Reproducibility of performance changes to simulated live high/train low altitude

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Robertson, Eileen, Saunders, Philo, Pyne, David, Aughey, Robert ORCID: 0000-0002-0285-8516, Anson, Judith and Gore, Christopher J (2010) Reproducibility of performance changes to simulated live high/train low altitude. Medicine and Science in Sports and Exercise , 42 (2). pp. 394-401. ISSN 0195-9131 (print) 1530-0315 (online)

Abstract

Elite athletes often undertake multiple altitude exposures within and between training years in an attempt to improve sea level performance. Purpose: To quantify the reproducibility of responses to live high/train low (LHTL) altitude exposure in the same group of athletes. Methods: Sixteen highly trained runners with maximal aerobic power (V˙O2max) of 73.1 ± 4.6 and 64.4 ± 3.2 mL·kg−1·min−1 (mean ± SD) for males and females, respectively, completed 2 × 3-wk blocks of simulated LHTL (14 h·d−1, 3000 m) or resided near sea level (600 m) in a controlled study design. Changes in the 4.5-km time trial performance and physiological measures including V˙O2max, running economy and hemoglobin mass (Hbmass) were assessed. Results: Time trial performance showed small and variable changes after each 3-wk altitude block in both the LHTL (mean [±90% confidence limits]: −1.4% [±1.1%] and 0.7% [±1.3%]) and the control (0.5% [±1.5%] and −0.7% [±0.8%]) groups. The LHTL group demonstrated reproducible improvements in V˙O2max (2.1% [±2.1%] and 2.1% [±3.9%]) and Hbmass (2.8% [±2.1%] and 2.7% [±1.8%]) after each 3-wk block. Compared with those in the control group, the runners in the LHTL group were substantially faster after the first 3-wk block (LHTL − control = −1.9% [±1.8%]) and had substantially higher Hbmass after the second 3-wk block (4.2% [±2.1%]). There was no substantial difference in the change in mean V˙O2max between the groups after the first (1.2% [±3.3%]) or second 3-wk block (1.4% [±4.6%]). Conclusions: Three-week LHTL altitude exposure can induce reproducible mean improvements in V˙O2max and Hbmass in highly trained runners, but changes in time trial performance seem to be more variable. Competitive performance is dependent not only on improvements in physiological capacities that underpin performance but also on a complex interaction of many factors including fitness, fatigue, and motivation.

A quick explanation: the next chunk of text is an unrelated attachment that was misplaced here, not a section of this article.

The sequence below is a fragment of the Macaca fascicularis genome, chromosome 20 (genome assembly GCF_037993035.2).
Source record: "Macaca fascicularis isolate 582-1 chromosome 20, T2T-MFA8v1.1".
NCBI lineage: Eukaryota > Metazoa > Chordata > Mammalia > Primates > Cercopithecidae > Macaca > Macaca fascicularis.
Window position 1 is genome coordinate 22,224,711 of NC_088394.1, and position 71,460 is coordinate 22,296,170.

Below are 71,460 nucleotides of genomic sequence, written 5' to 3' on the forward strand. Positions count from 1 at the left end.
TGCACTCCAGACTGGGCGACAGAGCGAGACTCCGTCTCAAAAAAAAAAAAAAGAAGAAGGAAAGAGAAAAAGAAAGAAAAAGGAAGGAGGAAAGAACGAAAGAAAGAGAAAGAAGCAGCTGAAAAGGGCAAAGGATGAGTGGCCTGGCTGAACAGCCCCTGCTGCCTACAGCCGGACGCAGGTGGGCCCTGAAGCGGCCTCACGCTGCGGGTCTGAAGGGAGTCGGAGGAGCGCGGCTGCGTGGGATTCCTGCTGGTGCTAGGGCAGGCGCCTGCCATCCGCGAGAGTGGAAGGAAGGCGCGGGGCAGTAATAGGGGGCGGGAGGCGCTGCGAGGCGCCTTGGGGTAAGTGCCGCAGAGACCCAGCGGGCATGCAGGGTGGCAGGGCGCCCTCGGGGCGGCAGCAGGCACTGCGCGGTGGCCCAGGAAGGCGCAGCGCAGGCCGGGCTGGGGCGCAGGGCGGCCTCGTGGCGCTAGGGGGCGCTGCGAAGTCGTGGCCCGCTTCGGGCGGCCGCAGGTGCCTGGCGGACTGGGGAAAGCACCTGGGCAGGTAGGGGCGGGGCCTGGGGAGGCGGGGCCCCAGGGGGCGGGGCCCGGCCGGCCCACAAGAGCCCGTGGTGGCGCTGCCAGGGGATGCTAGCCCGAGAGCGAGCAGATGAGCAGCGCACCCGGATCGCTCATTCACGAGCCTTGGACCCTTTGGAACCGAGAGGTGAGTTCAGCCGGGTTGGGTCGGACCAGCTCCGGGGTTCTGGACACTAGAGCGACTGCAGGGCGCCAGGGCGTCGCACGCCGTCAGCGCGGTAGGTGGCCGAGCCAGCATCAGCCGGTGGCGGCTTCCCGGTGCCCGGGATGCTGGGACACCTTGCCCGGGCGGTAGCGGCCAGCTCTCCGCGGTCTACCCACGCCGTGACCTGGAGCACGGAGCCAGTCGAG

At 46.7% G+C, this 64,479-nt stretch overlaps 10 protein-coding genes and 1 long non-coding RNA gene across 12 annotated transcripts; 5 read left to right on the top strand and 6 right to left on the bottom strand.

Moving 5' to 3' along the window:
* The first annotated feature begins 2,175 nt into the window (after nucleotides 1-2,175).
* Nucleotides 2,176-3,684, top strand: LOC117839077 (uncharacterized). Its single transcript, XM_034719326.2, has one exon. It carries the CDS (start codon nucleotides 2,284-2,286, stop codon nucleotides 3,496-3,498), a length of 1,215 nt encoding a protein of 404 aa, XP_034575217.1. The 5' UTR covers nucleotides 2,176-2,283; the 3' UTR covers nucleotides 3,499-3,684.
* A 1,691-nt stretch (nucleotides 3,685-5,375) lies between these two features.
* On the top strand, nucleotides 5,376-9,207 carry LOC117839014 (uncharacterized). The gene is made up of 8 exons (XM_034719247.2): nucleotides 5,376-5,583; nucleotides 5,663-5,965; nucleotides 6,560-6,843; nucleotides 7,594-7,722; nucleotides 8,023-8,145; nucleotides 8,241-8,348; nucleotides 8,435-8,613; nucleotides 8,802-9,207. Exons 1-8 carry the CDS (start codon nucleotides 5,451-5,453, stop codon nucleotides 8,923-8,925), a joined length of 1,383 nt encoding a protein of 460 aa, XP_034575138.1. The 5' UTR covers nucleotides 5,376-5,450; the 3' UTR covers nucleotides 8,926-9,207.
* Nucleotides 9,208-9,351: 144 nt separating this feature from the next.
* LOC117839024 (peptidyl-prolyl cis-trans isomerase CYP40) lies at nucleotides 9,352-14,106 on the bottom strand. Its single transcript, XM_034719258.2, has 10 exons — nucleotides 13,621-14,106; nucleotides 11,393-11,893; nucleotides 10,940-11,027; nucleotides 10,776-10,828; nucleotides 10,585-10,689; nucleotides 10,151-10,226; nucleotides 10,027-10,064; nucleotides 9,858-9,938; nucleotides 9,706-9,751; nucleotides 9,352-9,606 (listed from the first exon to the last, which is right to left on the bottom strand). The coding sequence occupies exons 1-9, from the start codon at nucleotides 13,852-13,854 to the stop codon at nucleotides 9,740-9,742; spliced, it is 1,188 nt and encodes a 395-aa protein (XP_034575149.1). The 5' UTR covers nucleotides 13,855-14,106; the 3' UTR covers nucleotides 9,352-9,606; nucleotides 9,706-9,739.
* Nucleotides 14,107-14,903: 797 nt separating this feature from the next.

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Item type Article
URI https://vuir.vu.edu.au/id/eprint/7245
DOI https://doi.org/10.1249/MSS.0b013e3181b34b57
Subjects Historical > Faculty/School/Research Centre/Department > Institute of Sport, Exercise and Active Living (ISEAL)
Historical > FOR Classification > 1106 Human Movement and Sports Science
Historical > SEO Classification > 970111 Expanding Knowledge in the Medical and Health Sciences
Keywords ResPubID20373, hemoglobin mass, normobaric hypoxia, maximum aerobic power, repeated exposure, runners
Citations in Scopus 69 - View on Scopus
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